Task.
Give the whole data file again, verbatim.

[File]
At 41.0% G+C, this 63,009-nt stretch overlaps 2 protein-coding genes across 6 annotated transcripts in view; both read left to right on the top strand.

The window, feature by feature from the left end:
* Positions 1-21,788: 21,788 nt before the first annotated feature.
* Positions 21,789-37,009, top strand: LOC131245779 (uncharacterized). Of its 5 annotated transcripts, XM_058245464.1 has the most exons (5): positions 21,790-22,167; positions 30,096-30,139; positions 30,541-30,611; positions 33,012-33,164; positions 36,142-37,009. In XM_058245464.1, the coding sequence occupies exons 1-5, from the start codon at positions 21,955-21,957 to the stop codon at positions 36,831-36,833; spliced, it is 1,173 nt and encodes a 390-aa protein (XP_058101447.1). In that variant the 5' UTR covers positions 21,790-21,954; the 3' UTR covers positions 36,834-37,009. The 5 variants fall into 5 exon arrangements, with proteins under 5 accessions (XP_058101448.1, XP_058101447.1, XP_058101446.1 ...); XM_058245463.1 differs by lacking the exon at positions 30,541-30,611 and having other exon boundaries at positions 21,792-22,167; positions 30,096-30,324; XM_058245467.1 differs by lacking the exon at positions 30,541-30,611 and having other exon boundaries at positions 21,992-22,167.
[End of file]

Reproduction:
At 41.0% G+C, this 63,009-nt stretch overlaps 2 protein-coding genes across 6 annotated transcripts in view; both read left to right on the top strand.

The window, feature by feature from the left end:
* Positions 1-21,788: 21,788 nt before the first annotated feature.
* Positions 21,789-37,009, top strand: LOC131245779 (uncharacterized). Of its 5 annotated transcripts, XM_058245464.1 has the most exons (5): positions 21,790-22,167; positions 30,096-30,139; positions 30,541-30,611; positions 33,012-33,164; positions 36,142-37,009. In XM_058245464.1, the coding sequence occupies exons 1-5, from the start codon at positions 21,955-21,957 to the stop codon at positions 36,831-36,833; spliced, it is 1,173 nt and encodes a 390-aa protein (XP_058101447.1). In that variant the 5' UTR covers positions 21,790-21,954; the 3' UTR covers positions 36,834-37,009. The 5 variants fall into 5 exon arrangements, with proteins under 5 accessions (XP_058101448.1, XP_058101447.1, XP_058101446.1 ...); XM_058245463.1 differs by lacking the exon at positions 30,541-30,611 and having other exon boundaries at positions 21,792-22,167; positions 30,096-30,324; XM_058245467.1 differs by lacking the exon at positions 30,541-30,611 and having other exon boundaries at positions 21,992-22,167.